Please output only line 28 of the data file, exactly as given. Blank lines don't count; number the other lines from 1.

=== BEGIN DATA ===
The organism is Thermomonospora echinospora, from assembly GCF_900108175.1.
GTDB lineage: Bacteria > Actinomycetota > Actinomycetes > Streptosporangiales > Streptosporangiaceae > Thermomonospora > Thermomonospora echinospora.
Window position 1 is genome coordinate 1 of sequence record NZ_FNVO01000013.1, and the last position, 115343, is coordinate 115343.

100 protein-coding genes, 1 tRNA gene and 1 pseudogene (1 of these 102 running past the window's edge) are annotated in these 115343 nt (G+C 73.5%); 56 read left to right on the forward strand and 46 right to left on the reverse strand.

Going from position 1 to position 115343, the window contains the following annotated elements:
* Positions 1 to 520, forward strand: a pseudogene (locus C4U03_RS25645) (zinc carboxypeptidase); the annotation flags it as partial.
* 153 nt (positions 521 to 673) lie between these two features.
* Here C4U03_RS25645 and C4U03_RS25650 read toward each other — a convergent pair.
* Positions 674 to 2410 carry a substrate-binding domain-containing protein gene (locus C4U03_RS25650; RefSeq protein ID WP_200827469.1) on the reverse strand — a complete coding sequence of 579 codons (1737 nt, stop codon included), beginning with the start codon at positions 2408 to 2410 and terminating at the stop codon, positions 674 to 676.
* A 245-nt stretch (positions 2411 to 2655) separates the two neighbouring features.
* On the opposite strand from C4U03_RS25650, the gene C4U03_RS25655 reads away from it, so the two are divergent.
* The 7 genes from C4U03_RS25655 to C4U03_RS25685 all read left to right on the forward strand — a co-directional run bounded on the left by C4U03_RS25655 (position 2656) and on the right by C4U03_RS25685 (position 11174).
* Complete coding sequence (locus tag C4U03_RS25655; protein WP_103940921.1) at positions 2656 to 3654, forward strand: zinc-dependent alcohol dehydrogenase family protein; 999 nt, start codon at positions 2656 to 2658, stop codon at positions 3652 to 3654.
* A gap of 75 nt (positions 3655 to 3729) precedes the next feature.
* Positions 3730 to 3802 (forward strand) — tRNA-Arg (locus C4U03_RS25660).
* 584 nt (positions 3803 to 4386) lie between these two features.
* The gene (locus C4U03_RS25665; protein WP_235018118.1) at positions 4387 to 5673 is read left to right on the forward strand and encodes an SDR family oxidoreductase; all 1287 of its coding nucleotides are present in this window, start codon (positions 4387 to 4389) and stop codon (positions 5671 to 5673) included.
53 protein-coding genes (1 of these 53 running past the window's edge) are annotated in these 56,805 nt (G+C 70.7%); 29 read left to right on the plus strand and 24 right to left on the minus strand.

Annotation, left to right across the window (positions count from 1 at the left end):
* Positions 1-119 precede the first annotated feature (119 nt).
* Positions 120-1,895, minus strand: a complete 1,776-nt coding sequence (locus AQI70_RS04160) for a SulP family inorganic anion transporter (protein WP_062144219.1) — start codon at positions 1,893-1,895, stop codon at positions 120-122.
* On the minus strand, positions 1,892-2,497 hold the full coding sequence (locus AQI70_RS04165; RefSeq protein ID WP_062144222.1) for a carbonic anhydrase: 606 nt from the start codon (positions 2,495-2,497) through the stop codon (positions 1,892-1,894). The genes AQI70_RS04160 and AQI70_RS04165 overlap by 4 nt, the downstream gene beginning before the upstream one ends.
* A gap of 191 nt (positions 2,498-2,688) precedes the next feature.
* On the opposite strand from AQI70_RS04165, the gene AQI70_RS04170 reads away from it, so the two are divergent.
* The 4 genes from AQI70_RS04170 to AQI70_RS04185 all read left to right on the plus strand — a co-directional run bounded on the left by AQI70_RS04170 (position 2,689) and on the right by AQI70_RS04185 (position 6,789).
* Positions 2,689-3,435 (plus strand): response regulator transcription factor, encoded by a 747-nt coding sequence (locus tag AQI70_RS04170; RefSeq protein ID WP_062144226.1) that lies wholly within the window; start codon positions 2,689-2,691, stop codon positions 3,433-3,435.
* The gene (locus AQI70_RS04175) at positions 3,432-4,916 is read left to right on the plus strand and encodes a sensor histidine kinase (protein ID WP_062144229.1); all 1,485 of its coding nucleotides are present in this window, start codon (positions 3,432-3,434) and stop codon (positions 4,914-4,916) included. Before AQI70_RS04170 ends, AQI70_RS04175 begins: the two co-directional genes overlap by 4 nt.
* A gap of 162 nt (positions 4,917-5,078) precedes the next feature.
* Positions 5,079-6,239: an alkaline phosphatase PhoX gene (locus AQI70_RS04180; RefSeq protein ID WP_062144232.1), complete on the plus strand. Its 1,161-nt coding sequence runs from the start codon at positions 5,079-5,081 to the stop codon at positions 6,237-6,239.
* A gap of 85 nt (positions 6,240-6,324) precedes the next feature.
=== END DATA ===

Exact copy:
* A gap of 162 nt (positions 4,917-5,078) precedes the next feature.